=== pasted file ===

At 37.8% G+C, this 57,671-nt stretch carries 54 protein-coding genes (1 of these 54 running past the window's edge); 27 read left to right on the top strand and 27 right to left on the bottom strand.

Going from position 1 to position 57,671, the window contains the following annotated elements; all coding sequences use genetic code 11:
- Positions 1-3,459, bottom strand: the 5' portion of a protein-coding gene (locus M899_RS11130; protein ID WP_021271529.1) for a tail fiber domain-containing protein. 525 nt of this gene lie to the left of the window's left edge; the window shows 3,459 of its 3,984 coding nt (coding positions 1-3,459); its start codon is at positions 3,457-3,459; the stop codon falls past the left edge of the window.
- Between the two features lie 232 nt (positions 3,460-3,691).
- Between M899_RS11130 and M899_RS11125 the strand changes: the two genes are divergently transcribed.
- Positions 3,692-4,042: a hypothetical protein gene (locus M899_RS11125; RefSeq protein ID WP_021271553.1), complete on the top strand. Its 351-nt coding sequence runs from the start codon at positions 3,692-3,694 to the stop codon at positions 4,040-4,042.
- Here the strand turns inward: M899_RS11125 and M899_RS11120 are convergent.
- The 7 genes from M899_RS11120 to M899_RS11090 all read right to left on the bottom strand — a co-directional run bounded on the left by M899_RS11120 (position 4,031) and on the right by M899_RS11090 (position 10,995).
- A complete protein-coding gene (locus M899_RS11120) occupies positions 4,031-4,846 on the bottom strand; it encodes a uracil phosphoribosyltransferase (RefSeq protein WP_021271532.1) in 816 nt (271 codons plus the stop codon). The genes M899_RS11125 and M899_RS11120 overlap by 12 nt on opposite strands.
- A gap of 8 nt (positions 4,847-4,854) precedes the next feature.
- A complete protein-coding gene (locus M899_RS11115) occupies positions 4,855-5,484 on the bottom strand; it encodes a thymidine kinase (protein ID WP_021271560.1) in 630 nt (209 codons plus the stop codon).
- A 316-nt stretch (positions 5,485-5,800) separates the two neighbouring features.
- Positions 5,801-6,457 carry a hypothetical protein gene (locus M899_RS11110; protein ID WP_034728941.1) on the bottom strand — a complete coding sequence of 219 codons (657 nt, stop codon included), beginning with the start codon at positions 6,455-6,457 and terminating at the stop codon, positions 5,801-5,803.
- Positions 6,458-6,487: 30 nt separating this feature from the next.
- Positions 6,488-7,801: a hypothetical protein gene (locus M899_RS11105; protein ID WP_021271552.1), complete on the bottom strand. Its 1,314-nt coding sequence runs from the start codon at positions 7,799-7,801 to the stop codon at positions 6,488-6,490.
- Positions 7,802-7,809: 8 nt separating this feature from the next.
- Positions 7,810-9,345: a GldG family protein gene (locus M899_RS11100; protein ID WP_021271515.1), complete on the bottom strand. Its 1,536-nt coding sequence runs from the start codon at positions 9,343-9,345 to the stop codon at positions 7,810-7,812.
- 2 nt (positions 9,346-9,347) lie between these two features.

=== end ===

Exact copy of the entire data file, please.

At 37.8% G+C, this 57,671-nt stretch carries 54 protein-coding genes (1 of these 54 running past the window's edge); 27 read left to right on the top strand and 27 right to left on the bottom strand.

Going from position 1 to position 57,671, the window contains the following annotated elements; all coding sequences use genetic code 11:
- Positions 1-3,459, bottom strand: the 5' portion of a protein-coding gene (locus M899_RS11130; protein ID WP_021271529.1) for a tail fiber domain-containing protein. 525 nt of this gene lie to the left of the window's left edge; the window shows 3,459 of its 3,984 coding nt (coding positions 1-3,459); its start codon is at positions 3,457-3,459; the stop codon falls past the left edge of the window.
- Between the two features lie 232 nt (positions 3,460-3,691).
- Between M899_RS11130 and M899_RS11125 the strand changes: the two genes are divergently transcribed.
- Positions 3,692-4,042: a hypothetical protein gene (locus M899_RS11125; RefSeq protein ID WP_021271553.1), complete on the top strand. Its 351-nt coding sequence runs from the start codon at positions 3,692-3,694 to the stop codon at positions 4,040-4,042.
- Here the strand turns inward: M899_RS11125 and M899_RS11120 are convergent.
- The 7 genes from M899_RS11120 to M899_RS11090 all read right to left on the bottom strand — a co-directional run bounded on the left by M899_RS11120 (position 4,031) and on the right by M899_RS11090 (position 10,995).
- A complete protein-coding gene (locus M899_RS11120) occupies positions 4,031-4,846 on the bottom strand; it encodes a uracil phosphoribosyltransferase (RefSeq protein WP_021271532.1) in 816 nt (271 codons plus the stop codon). The genes M899_RS11125 and M899_RS11120 overlap by 12 nt on opposite strands.
- A gap of 8 nt (positions 4,847-4,854) precedes the next feature.
- A complete protein-coding gene (locus M899_RS11115) occupies positions 4,855-5,484 on the bottom strand; it encodes a thymidine kinase (protein ID WP_021271560.1) in 630 nt (209 codons plus the stop codon).
- A 316-nt stretch (positions 5,485-5,800) separates the two neighbouring features.
- Positions 5,801-6,457 carry a hypothetical protein gene (locus M899_RS11110; protein ID WP_034728941.1) on the bottom strand — a complete coding sequence of 219 codons (657 nt, stop codon included), beginning with the start codon at positions 6,455-6,457 and terminating at the stop codon, positions 5,801-5,803.
- Positions 6,458-6,487: 30 nt separating this feature from the next.
- Positions 6,488-7,801: a hypothetical protein gene (locus M899_RS11105; protein ID WP_021271552.1), complete on the bottom strand. Its 1,314-nt coding sequence runs from the start codon at positions 7,799-7,801 to the stop codon at positions 6,488-6,490.
- Positions 7,802-7,809: 8 nt separating this feature from the next.
- Positions 7,810-9,345: a GldG family protein gene (locus M899_RS11100; protein ID WP_021271515.1), complete on the bottom strand. Its 1,536-nt coding sequence runs from the start codon at positions 9,343-9,345 to the stop codon at positions 7,810-7,812.
- 2 nt (positions 9,346-9,347) lie between these two features.